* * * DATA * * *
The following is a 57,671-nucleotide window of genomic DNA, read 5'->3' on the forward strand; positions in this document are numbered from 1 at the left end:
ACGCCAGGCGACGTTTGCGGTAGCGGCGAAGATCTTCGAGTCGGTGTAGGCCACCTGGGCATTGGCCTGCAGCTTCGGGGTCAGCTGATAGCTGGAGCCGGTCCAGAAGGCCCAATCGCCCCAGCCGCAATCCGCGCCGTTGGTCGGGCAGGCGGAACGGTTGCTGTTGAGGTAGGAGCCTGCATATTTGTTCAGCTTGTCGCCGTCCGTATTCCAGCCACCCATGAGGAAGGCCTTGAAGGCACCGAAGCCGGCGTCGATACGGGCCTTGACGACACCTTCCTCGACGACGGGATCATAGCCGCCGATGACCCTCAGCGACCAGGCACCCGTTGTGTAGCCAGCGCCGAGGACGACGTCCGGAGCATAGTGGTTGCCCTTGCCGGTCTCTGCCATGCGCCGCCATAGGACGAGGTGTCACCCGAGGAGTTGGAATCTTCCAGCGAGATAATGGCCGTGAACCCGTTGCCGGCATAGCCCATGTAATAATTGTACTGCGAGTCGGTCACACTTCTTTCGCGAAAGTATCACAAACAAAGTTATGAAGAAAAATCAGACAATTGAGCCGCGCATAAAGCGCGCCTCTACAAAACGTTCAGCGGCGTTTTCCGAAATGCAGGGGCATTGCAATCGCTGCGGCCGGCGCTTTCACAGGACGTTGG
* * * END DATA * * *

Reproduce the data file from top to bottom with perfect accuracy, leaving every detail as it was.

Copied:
The following is a 57,671-nucleotide window of genomic DNA, read 5'->3' on the forward strand; positions in this document are numbered from 1 at the left end:
ACGCCAGGCGACGTTTGCGGTAGCGGCGAAGATCTTCGAGTCGGTGTAGGCCACCTGGGCATTGGCCTGCAGCTTCGGGGTCAGCTGATAGCTGGAGCCGGTCCAGAAGGCCCAATCGCCCCAGCCGCAATCCGCGCCGTTGGTCGGGCAGGCGGAACGGTTGCTGTTGAGGTAGGAGCCTGCATATTTGTTCAGCTTGTCGCCGTCCGTATTCCAGCCACCCATGAGGAAGGCCTTGAAGGCACCGAAGCCGGCGTCGATACGGGCCTTGACGACACCTTCCTCGACGACGGGATCATAGCCGCCGATGACCCTCAGCGACCAGGCACCCGTTGTGTAGCCAGCGCCGAGGACGACGTCCGGAGCATAGTGGTTGCCCTTGCCGGTCTCTGCCATGCGCCGCCATAGGACGAGGTGTCACCCGAGGAGTTGGAATCTTCCAGCGAGATAATGGCCGTGAACCCGTTGCCGGCATAGCCCATGTAATAATTGTACTGCGAGTCGGTCACACTTCTTTCGCGAAAGTATCACAAACAAAGTTATGAAGAAAAATCAGACAATTGAGCCGCGCATAAAGCGCGCCTCTACAAAACGTTCAGCGGCGTTTTCCGAAATGCAGGGGCATTGCAATCGCTGCGGCCGGCGCTTTCACAGGACGTTGG